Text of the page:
“The deposition rates of ECD are much faster than sputtering. In some cases, you can plate multiple microns a minute, maybe three, five, six, seven or eight microns a minute of different metals,” Witt said. “So the minute you start talking about thick films, meaning anything over a half-micron, the cost-of-ownership for plating is an order of magnitude less than an equivalent sputtering process.”

The challenges

Today, traditional wirebond packages still make up more than 80% of the overall chip packaging market. Developed in the 1950s, wire bonding is a fast and cheap solid-state welding process. Using a wire bonder, chips are stacked and then stitched together with tiny wires.

For processors and other devices, though, wirebond doesn’t provide enough I/Os. So in the 1960s, IBM developed a technology called flip-chip. Flip-chip actually is an interconnect scheme rather than a packaging type. It’s a way to provide the interconnects from one die to another die or a die to a board.

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Fig. 1: Flip-chip BGA package. Source: UTAC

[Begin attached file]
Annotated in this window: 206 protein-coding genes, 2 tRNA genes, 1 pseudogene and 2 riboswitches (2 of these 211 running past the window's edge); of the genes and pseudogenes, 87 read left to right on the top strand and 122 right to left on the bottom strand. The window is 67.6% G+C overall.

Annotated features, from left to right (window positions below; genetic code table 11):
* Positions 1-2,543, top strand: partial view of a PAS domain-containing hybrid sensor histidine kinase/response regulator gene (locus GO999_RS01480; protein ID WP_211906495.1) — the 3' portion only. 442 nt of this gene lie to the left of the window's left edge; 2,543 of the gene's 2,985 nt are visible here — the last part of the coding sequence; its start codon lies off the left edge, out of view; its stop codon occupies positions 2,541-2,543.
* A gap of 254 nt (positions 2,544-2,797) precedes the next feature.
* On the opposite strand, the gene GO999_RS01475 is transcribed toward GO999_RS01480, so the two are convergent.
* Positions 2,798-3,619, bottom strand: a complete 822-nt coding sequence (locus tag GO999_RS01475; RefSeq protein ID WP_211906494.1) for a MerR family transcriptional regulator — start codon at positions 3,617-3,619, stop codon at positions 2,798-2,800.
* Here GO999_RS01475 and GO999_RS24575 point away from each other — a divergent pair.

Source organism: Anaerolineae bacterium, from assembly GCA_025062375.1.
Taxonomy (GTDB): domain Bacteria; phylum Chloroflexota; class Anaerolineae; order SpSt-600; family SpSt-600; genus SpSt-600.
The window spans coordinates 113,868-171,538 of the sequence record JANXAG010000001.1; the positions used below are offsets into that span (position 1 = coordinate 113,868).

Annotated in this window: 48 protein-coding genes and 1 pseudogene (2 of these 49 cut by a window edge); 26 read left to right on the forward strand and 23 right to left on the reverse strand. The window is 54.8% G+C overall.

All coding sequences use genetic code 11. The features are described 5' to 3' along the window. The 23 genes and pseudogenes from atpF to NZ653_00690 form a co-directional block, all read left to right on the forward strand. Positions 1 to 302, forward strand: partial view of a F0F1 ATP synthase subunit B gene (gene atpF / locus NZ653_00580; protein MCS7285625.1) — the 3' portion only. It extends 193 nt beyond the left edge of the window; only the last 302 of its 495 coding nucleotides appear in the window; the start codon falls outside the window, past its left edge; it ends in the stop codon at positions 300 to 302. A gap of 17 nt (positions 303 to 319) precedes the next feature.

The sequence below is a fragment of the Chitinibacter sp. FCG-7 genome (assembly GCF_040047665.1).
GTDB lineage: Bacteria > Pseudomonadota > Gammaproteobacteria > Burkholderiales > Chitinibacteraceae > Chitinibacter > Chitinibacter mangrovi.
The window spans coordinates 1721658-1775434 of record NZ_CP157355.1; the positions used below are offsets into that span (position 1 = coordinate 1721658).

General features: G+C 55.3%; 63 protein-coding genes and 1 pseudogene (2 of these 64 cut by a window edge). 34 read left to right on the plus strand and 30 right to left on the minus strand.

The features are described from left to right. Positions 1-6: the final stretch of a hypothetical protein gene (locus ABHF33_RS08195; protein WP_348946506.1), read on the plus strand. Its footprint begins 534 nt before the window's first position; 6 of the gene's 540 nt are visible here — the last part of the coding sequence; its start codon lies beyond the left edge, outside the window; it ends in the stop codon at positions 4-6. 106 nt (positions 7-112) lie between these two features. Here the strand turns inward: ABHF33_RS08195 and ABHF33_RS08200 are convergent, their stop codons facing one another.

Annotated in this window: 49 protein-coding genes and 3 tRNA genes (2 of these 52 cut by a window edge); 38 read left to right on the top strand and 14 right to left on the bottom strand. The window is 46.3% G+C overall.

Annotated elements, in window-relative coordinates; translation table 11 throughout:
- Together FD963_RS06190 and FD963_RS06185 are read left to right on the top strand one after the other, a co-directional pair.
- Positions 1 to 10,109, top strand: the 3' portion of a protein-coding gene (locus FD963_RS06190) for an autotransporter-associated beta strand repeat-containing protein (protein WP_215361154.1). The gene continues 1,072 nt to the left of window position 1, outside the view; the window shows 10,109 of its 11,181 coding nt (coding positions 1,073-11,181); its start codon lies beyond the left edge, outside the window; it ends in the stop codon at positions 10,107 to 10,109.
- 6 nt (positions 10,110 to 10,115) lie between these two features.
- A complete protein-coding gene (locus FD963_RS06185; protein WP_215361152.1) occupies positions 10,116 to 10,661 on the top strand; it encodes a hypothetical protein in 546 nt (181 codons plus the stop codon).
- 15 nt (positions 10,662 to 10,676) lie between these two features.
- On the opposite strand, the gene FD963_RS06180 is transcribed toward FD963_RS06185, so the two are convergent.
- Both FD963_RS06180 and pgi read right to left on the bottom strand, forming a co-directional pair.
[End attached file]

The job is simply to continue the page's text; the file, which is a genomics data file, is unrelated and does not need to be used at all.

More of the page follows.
Today, flip-chip is still used to make several lower-cost package types, such as ball-grid array (BGA) and chip-scale packages (CSPs). “Some are looking for a low-cost packaging solution,” Applied’s Betts said. “Typically, flip-chip is used in this low-cost arena.”

In a simplified flip-chip flow, a chip is fabricated in the fab. Then, a sea of tiny bumps is formed on top of the chip. The device is flipped and mounted on a separate die or board. The die or board consists of copper pads. The bumps land on the copper pads, thereby forming an electrical connection.

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Fig. 2: Assembly flow for flip chip. Source: UTAC